Speaking for stubborn traditionalists everywhere, maybe expanded replay in baseball really isn't that sinister. Not only that, I'm having less of a problem with these new guidelines regarding home-plate collisions.
Did I just type what I just typed? Yep, and upon further review, I don't even need smelling salts. I'm changing my mind (well, sort of) on the implementation of the replay thing and the home-plate thing for the Major Leagues this season, because I'm looking at what's happening to other sports these days by comparison when it comes to changing stuff.
The operative word is brutal. One moment, the NBA is losing its mind by floating the idea of a four-point line, and the next, the NFL is talking about making extra-point kicks obsolete after touchdowns.
Those two sports join a slew of others in always considering a drastic switch from the status quo after years or even decades.
That's just for starters.
Baseball officials aren't into such knee-jerk reactions. They banned the spitball in 1920, and their next significant move didn't happen until after the "Year of the Pitcher" in 1968 with the lowering of the pitcher's mound. Five years later, they approved the designated hitter in the American League, but since then, they've changed nothing worth mentioning.
Not until the addition of instant replay and the new rule about home-plate collisions.
About the replay thing: all baseball officials seek to do is make sure they are using the best technology possible to determine the accuracy of nearly everything that happens on the diamond. As for the home-plate thing, they wish to make sure that, on close plays, the catcher isn't knocked into La La Land along the way to landing on a stretcher for an extended stay on the disabled list. Essentially, the runner can't purposely go out of his way to blast the catcher anymore, and the catcher can't block the plate without the ball.
Those are admirable goals -- you know, as opposed to whatever they are trying to do in other sports.
What are they trying to do?
They don't even know.
Take college football, for instance, which decided before the 2013 season to do its version of trying to protect the catcher. They wanted to make sure offensive players weren't susceptible anymore to losing brain cells on gigantic blows by instituting the so-called targeting rule. Under the original rule, defensive players who hit offensive players in the head were automatically ejected, and their teams were assessed a 15-yard penalty.
Sounds simple, but it really wasn't. Referees were required to review every hit to confirm whether the defensive player was going after the offensive guy's head on purpose. If not, the ejection was overturned, but the penalty stayed.
Huh? Don't ask.
After just one year in operation, the NCAA decided last week to change the targeting rule to say that if the ejection of the player was overruled, the penalty also would be revoked.
Here's a better idea: College football should follow baseball's lead and stop making rules by the millisecond. But back to reality. With the targeting rule being tweaked -- and likely headed toward being re-tweaked next season about something else -- the NCAA is now considering a rule to keep defenders from hitting a quarterback below his waist while he is in the pocket.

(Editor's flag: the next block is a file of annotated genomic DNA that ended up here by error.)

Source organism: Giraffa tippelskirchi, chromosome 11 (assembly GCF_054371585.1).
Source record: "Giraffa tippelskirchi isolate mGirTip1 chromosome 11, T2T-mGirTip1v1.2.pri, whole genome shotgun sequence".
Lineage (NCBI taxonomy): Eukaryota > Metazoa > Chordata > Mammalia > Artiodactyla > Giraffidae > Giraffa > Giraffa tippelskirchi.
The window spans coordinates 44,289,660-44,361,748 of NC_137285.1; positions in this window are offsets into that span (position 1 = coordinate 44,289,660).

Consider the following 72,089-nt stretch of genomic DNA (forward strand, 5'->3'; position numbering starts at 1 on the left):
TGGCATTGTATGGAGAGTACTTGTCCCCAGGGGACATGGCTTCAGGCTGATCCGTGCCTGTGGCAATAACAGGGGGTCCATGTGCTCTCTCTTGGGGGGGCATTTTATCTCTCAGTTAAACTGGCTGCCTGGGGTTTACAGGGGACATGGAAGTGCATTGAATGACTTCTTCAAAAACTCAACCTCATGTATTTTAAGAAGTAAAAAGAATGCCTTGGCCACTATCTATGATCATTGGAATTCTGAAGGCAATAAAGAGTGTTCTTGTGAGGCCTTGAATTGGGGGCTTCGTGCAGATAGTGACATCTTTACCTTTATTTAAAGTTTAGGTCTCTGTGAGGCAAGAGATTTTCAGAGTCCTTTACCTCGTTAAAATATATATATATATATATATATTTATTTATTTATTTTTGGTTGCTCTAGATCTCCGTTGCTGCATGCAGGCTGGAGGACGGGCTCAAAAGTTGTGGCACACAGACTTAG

College football is seeking to resemble the NFL, where a defender virtually can't tackle a quarterback anymore. Then again, this is the same NFL that decided after more than 50 years of existence to do something drastic by moving the goal posts from the goal line to the end line. Now drastic is the operative word, and for verification, consider some of the other NFL rule changes in recent years, and they all are as big as the replay thing and the home-plate thing.
• During a free kick, at least four kicking team players must be on each side of the kicker when the ball is kicked.
• A block below the waist against an eligible receiver while the quarterback is in the pocket is a 15-yard penalty instead of a 5-yard penalty (an illegal cut block).
• During a field-goal attempt, punt or extra-point kick, a defensive team player who is within one yard of the line of scrimmage at snap must have his entire body outside the snapper's shoulder pads.
• The restraining line for the kicking team is moved from the 30- to the 35-yard line in an effort to increase touchbacks.
• All kicking team players other than the kicker must be lined up no more than five yards behind their restraining line, eliminating the 15- to 20-yard running "head start" that had become customary for many players.
College basketball also is part of this rule-changing madness. Six years after the NBA instituted its three-point shot for the 1979-80 season, college basketball approved the gimmick. In contrast, the NBA later shortened the three-point line while college basketball lengthened it. College basketball also told referees before this season to blow their whistles as soon as a defensive player touched a guy with the ball. Scoring is up, but so are foul calls. And Michigan State coach Tom Izzo is talking about even more changes for his sport. He wants college basketball to go from its traditional five fouls for each player to six. Plus, Izzo wants his sport to widen the lane.
So the replay thing and the home-plate thing?
Terence Moore is a columnist for MLB.com. This story was not subject to the approval of Major League Baseball or its clubs. This story was not subject to the approval of Major League Baseball or its clubs.